FOR IMMEDIATE RELEASE
Thursday, April 19, 2007
CONTACT: Doris Sanchez , Press Secretary
Phone: (512) 463-0385
Legislation proposed to help children with autism
April is Autism Awareness Month
While April is Autism Awareness Month, parents of children
diagnosed with this brain disorder face year-round challenges and heartaches.
As a legislator, I have less than two months left of this legislative session
to continue my efforts to help these families.
I commend the many parents statewide who have supported me
in efforts to inform my fellow colleagues that this organic brain disorder is
growing in epidemic proportions. Children with Autism Spectrum Disorders or
ASD (commonly referred to as autism) have great potential, but it cannot be
realized unless we provide them with appropriate treatment while still young.
Ten years ago, autism affected one in every 2,500 children,
and today that figure has drastically climbed to one in every 150. While the
cause remains unknown, the need for early services has been proven.
The problem lies in resistance by insurance companies to
provide coverage for the therapy required to treat children with ASD. Studies
show that with early intensive treatment, 47 percent of autistic children can
become indistinguishable from their peers.
The cost of autism is staggering. A Harvard School of Public
Health study shows that it costs $35 billion per year to care for autism and
$3.2 million to care for an autistic person for a lifetime. Research has also
revealed that early, intensive behavioral, social and communication
intervention has the most profound effect over the lifespan of a person with
ASD, usually reducing costs by two-thirds.
During this legislative session, I have authored two bills
related to autism. Senate Bill (SB) 419 requires health insurance coverage of
therapies for 3- to 5-year-olds with autism. The goal is to provide these
children with a fair opportunity to lead a normal life while lessening the need
for special services when they are in school.
This bill also classifies autism as a neurobiological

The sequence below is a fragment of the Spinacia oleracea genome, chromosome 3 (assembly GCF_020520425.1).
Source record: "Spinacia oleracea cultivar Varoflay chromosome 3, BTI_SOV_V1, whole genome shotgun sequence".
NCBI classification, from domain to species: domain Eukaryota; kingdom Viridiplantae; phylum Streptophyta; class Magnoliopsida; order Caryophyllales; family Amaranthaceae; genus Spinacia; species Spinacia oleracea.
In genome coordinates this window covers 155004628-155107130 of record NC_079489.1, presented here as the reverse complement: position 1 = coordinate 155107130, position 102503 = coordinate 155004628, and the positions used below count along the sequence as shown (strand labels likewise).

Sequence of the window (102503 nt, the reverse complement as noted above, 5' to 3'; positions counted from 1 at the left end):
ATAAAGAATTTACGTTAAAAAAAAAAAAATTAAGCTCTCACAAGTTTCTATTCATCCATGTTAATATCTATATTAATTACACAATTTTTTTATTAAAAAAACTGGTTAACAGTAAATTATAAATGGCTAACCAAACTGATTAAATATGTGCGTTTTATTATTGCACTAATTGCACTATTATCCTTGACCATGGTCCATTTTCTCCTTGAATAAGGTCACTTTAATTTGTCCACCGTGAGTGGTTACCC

disorder to clarify that it is not mental illness, as is commonly mistaken. Mental
retardation involves a shrinkage and loss of brain cells. With autism, the
brain is bigger and there is too much signal, not too little. Research is
getting closer to identifying the genes involved and isolating them to develop
a diagnostic blood or other test. Mario Martinez, an Austin father of two young
autistic children, is having a tough time finding a medical professional who
will confirm his son's autism as congenital. The father's health policy insures
speech therapy for a child over age 3 only if the problem is congenital.
"How could anyone say that a child over the age of three who
can only say less than five words on a daily basis couldn't need speech
therapy?" he asks.
Mr. Martinez was also informed that if he pays the $640 a
month out-of-pocket for speech therapy, the money cannot be applied toward his
The high count of uninsured children in Texas can exacerbate
the problem. But for those fortunate to have insurance, they desperately need insurance
companies to recognize the benefits and long-term savings of early
My other proposal, SB 840, would direct the Commissioner of
Education to develop training institutes for teachers and paraprofessionals who
work with students having disabilities, including autism, to implement
research-based education practices in their classrooms. The training would be
voluntary and pay stipends to those who complete the course.
Federal requirements mandate that students with
disabilities be educated in the "least restrictive environment." Most of these
students spend all or part of their school day in general education classrooms.
This bill would benefit teachers who lack either special education or
experience working with children with certain disabilities, as well as the
paraprofessionals who assist them.
This training would be more beneficial in the long-run to
autistic children and their families, than vouchers that hand-pick certain
children with only this disability to attend a private school that offers
special services. Using this approach is like attempting to douse a three-alarm
fire with a garden hose. We need a statewide program for all children with
disabilities, including ASD.
As Dr. David Baskin, a neurologist at the Methodist Hospital
Neurological Institute in Houston and autism expert tells us, "We have this
national emergency. It's called autism!" I also add that we have a national
responsibility. It's called commitment. I, for one, am committed to finding
help for autism. Our children are waiting for our help.
As always, if you
have any input or questions regarding these or other matters, please do not
hesitate to contact Doris Sanchez, my press secretary, 512-463-0385.